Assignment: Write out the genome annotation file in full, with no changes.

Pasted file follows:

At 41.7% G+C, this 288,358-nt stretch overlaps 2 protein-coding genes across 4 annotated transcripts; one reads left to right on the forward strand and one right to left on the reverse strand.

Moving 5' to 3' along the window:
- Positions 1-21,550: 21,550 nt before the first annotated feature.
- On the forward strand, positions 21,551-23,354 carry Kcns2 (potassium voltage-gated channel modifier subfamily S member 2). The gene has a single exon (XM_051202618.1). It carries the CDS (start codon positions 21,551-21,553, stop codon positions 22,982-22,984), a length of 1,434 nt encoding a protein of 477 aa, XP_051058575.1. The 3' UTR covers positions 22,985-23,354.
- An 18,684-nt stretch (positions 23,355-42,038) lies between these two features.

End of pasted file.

At 41.7% G+C, this 288,358-nt stretch overlaps 2 protein-coding genes across 4 annotated transcripts; one reads left to right on the forward strand and one right to left on the reverse strand.

Moving 5' to 3' along the window:
- Positions 1-21,550: 21,550 nt before the first annotated feature.
- On the forward strand, positions 21,551-23,354 carry Kcns2 (potassium voltage-gated channel modifier subfamily S member 2). The gene has a single exon (XM_051202618.1). It carries the CDS (start codon positions 21,551-21,553, stop codon positions 22,982-22,984), a length of 1,434 nt encoding a protein of 477 aa, XP_051058575.1. The 3' UTR covers positions 22,985-23,354.
- An 18,684-nt stretch (positions 23,355-42,038) lies between these two features.